Flacon, bidri metal, inlaid with silver and brass
India, Deccan; 2nd half of 17th century
H with stopper: 13.7 cm
Bidri metal is an alloy of zinc, copper, tin, and lead that after finishing has a deep, matte-black surface that is normally inlaid with other metals. The metal takes its name from the city of Bidar, where the technique was probably developed. Later it also spread to northern India.
This mango-shaped container was undoubtedly made to contain the lime paste that was used for chewing betel nuts. Organic shapes are often used in Indian and Indian Islamic art. Here the mango was combined with a stopper that can be interpreted both as a stem and as a parrot. The figurative inlay is both rare and of high quality.
Inv. no. 1/1993
Kjeld von Folsach, Torben Lundbæk and Peder Mortensen (eds.): Sultan, Shah and Great Mughal: the history and culture of the Islamic world, The National Museum, Copenhagen 1996, cat.no. 346;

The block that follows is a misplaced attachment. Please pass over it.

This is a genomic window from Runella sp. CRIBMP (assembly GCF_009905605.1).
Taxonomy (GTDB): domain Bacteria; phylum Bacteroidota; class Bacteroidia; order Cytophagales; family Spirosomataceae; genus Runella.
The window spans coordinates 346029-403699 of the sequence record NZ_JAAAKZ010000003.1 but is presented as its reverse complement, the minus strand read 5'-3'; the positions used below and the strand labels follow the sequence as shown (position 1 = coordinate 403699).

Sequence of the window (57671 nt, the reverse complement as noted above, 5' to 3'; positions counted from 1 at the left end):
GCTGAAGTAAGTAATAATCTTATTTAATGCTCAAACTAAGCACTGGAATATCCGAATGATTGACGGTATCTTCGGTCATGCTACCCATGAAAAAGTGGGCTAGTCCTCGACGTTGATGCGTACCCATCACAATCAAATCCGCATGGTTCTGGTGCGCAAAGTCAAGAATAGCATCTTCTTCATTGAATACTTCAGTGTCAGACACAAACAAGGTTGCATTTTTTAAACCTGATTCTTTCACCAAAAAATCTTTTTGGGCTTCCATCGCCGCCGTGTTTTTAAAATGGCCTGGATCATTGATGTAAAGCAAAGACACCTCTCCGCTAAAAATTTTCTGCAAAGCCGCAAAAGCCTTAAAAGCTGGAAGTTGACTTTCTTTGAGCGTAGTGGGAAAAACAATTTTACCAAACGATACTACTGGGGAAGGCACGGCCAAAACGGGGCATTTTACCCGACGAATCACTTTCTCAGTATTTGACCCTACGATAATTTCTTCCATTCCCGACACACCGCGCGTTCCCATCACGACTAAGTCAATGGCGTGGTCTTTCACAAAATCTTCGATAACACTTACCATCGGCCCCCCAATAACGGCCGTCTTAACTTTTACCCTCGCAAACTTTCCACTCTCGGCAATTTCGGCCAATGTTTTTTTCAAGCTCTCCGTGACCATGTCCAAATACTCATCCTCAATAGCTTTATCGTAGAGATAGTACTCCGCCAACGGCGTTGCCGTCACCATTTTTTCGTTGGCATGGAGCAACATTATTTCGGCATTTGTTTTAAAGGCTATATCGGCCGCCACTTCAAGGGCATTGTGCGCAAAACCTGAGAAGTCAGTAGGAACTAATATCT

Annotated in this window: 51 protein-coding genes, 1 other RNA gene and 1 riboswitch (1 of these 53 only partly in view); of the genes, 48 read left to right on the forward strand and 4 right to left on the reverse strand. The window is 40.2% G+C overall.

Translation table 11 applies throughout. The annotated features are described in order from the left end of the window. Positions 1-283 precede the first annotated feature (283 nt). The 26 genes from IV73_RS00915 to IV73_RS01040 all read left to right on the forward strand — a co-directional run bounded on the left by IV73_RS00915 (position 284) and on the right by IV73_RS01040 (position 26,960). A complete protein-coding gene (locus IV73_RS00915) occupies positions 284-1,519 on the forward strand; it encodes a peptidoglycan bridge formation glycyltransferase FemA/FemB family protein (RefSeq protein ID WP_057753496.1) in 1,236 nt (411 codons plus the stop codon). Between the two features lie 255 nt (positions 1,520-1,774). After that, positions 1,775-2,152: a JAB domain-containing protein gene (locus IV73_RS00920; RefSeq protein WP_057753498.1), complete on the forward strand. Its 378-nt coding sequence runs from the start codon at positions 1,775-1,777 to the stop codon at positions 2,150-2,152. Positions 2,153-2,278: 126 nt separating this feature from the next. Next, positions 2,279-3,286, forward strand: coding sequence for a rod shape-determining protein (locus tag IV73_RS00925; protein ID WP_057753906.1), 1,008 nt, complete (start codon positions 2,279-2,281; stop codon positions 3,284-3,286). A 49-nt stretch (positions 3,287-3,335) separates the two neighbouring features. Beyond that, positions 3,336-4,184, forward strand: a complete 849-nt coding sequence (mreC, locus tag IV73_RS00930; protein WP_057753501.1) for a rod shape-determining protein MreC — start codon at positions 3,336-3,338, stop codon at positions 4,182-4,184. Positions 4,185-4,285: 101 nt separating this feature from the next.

Mark Zebrowski: Gold, silver and bronze from Mughal India, London 1997, fig. 410 and fig. 370;
Kjeld von Folsach: Art from the World of Islam in The David Collection, Copenhagen 2001, cat.no. 537;
Sheila S. Blair and Jonathan M. Bloom (eds.): Cosmophilia. Islamic Art from the David Collection, Copenhagen, McMullen Museum of Art, Boston College, Boston 2006, cat.no. 9;
Kjeld von Folsach: Flora islamica: plantemotiver i islamisk kunst, Davids Samling, København 2013, cat.no. 68;
Ravinder Reddy: Arms and armour of India, Nepal and Sri Lanka: types, decoration and symbolism, London 2018, p. 51;